Alibaba recently announced a last mile delivery robot called the G Plus. This is an important announcement. They are not the only company operating in this space. Starship Vice President Henry Harris-Burland says that his company is the only last mile robot company that has moved beyond the pilot stage to actual commercial operations.
The robots can be used to deliver parcels, groceries and food on campus environments and within residential neighborhoods. One of the target markets is delivering food from restaurants or consumer goods from stores and specialized hubs to consumers and businesses within 15 to 60 minutes. The robots’ entire journey can be monitored on a smartphone. And the deliveries are inexpensive: $1.99 in the US or £1 in the UK!
The consumer downloads an app, makes the order, and then sticks a pin on the map where they want the goods delivered. The delivery point might be a home or business, or just somewhere the customer knows they will be. When the robot arrives, the customer uses their smartphone to open the bot via the app. In other words, there is a layer of security, as the robot is locked at all times and can only be opened by the recipient. One customer is public – the Co-op, grocery store in the UK – has partnered with Starship to sell their groceries.
Mr. Harris-Burland says they have two business models: “We are a delivery service, we run the robots and take delivery fees. Secondly, we work with partners in a variety of industries who pay us a fee in a Robot-as-a-Service (RaaS) model.” When I asked what the charges were for RaaS, Mr. Harris-Burland explained that it depended on the number of robots but that it was “no more expensive than a human alternative.”
The way the delivery service works is that the customer goes to the Starship website and adds items to their basket. They pay. The customer then picks a delivery location by dropping a pin on the map. That delivery location could be their home, their office, or it might be a local park where they are having a picnic. Either a Starship associate or store associates pick the items, puts the items into the robot outside the store, and then the delivery robot drives autonomously on sidewalks to the delivery location. When necessary, the robots cross roads at intersections.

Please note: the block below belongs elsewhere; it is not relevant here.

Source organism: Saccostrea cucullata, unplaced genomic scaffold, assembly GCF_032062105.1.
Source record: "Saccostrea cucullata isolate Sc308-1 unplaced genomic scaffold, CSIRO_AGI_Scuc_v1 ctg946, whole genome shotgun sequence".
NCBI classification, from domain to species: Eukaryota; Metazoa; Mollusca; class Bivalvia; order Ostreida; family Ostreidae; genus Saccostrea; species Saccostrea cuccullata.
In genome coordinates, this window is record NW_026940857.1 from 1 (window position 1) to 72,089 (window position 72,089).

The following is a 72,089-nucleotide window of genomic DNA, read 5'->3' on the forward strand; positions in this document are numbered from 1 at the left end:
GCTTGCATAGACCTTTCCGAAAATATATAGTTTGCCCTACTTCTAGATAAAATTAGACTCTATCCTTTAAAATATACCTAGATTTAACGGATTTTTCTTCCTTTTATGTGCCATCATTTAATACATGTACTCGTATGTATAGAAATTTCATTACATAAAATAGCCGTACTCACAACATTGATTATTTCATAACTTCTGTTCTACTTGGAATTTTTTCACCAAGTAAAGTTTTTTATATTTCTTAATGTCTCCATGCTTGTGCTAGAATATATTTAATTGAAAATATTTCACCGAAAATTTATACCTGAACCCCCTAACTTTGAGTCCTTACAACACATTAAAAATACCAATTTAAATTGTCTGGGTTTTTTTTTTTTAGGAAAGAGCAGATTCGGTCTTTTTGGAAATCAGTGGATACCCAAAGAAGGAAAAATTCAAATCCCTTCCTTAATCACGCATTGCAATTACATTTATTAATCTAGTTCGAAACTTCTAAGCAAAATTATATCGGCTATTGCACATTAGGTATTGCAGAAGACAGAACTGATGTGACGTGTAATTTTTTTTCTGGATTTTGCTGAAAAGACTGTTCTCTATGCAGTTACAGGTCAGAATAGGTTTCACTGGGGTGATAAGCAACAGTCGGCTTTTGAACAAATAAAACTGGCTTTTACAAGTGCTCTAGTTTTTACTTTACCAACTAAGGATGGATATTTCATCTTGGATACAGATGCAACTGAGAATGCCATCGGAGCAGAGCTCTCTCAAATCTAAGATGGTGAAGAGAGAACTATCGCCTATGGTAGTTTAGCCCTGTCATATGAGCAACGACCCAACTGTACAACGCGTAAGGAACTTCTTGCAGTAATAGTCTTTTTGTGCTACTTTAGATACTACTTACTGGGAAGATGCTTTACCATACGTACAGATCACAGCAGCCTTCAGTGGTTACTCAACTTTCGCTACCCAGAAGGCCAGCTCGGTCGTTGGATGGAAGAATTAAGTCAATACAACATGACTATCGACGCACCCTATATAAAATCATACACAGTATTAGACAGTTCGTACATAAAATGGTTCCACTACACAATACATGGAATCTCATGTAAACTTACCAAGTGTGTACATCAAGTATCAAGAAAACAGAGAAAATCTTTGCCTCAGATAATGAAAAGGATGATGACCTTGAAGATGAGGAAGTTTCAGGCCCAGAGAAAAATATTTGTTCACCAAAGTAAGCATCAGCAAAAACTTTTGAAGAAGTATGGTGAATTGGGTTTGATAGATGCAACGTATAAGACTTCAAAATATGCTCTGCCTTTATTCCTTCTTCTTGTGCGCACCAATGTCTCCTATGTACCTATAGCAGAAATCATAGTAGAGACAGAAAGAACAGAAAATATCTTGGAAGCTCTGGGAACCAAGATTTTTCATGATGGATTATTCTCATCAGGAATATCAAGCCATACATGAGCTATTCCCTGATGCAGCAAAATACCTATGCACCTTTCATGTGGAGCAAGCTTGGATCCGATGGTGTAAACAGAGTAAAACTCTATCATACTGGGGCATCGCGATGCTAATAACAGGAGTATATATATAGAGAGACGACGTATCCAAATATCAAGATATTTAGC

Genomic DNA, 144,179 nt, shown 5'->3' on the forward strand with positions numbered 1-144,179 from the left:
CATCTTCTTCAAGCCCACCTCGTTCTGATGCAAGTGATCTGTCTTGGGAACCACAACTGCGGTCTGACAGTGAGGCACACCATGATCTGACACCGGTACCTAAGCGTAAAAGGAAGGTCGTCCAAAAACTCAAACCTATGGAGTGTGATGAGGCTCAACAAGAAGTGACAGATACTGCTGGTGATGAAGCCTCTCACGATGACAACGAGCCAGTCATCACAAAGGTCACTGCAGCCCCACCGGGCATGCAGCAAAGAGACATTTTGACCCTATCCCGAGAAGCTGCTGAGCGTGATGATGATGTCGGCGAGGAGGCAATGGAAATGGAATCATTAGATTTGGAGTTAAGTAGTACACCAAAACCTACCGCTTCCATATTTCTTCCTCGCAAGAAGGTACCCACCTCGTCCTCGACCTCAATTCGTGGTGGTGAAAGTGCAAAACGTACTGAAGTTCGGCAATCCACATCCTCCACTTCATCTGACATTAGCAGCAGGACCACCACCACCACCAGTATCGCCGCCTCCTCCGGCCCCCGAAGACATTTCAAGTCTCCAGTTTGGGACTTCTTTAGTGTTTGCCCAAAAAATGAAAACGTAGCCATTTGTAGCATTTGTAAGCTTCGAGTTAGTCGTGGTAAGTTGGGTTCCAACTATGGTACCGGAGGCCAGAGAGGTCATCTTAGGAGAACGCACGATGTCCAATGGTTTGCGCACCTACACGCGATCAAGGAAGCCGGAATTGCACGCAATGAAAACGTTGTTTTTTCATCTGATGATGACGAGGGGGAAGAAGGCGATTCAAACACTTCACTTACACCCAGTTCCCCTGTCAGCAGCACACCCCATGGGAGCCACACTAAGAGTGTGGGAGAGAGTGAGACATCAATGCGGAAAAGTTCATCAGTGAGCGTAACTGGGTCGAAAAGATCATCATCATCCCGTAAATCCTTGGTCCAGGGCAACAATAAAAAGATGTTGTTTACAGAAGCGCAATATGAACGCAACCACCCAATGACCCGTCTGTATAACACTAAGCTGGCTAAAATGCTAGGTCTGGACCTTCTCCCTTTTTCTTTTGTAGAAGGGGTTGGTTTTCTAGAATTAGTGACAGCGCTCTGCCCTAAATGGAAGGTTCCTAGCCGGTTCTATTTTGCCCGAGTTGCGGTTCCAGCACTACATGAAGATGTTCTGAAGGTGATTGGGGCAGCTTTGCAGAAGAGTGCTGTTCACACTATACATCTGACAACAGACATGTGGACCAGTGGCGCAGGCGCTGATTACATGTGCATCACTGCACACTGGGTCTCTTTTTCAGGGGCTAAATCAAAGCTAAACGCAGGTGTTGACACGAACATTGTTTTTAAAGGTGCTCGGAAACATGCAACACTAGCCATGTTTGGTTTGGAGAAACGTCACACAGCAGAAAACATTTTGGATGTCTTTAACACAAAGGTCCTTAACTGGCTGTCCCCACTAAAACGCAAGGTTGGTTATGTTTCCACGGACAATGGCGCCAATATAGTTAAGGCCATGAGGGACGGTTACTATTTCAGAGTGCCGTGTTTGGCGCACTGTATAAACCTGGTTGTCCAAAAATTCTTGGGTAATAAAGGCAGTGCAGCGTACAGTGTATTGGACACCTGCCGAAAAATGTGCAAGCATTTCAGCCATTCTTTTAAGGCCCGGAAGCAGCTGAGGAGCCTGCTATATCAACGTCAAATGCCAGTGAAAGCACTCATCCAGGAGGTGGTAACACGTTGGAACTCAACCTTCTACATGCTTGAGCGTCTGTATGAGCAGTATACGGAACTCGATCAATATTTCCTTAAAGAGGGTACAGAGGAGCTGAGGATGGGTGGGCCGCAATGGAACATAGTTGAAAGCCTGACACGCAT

The bots can carry 20 pounds in weight or the equivalent of three shopping bags in volume. The bot is not refrigerated. Products that need to stay cool or warm can be packed in special insulation bags. “We can keep (a product) hot or cool up to about an hour,” Mr. Harris-Burland stated. “For hot pizza, to ensure quality, we don’t take orders from consumers that are further than 45 minutes away, but we’re always improving our insulation methods.”
The robots’ sensors include radar, ultrasonic (a device that can measure the distance to an object by using sound waves), stereo vision, time of flight cameras (a time-of-flight camera is a range imaging camera system that resolves distance based on the known speed of light, measuring the time-of-flight of a light signal between the camera and the target). The different sensors allow the robots to operate during the day and at night and on both sunny and rainy days.
The navigation is based on Simultaneous Localization and Mapping (SLAM). With SLAM, the local delivery area is mapped prior to the robots being able to travel autonomously. Then robots use their sensors to triangulate themselves, based on their prior maps and what they see at that second in time. When moving objects, like a human, are detected, the robot stops or maneuvers around until the object clears their path. The robot moves at a maximum speed of 4 miles per hour, so humans are in no danger from the bots.
These delivery bots are not 100 percent autonomous. There are control towers, currently located in Estonia and Washington D.C., where the robot can call for help if needed. The humans can then take control of the robot, navigate around an obstacle or help it cross a street safely, and then let the robot take over again.
But the robots do not need help that often. “They cross the road autonomously the majority of the time,” according to Mr. Harris-Burland. “Our goal is to get to a point where one human controls around 100 bots.” Further, if the fastest route is likely to involve busy crossings that might require assistance from a human in a control tower, the bot might not have to go the fastest route. If the robot can meet the promised delivery time, speed is not of the essence.
When I heard about the delivery fee – $1.99 – I thout it was very likely that to make money Starship would have to scale. Why would scale allow Starship to become profitable, rather than just losing money ever faster? Mr. Harris-Burland agreed. A big network allows a bot to deliver from one store to a customer, then return to a different store owned by different retailer. Further, certain retail segments are “peaky.” For example, customers are more likely to order from restaurants during the lunch or dinner hour. Operating across different verticals will smooth demand. “The same bot that delivers shoes in the morning, could deliver food at lunch, and groceries in the evening. Our plan is to scale to 1,000 bots within a year.”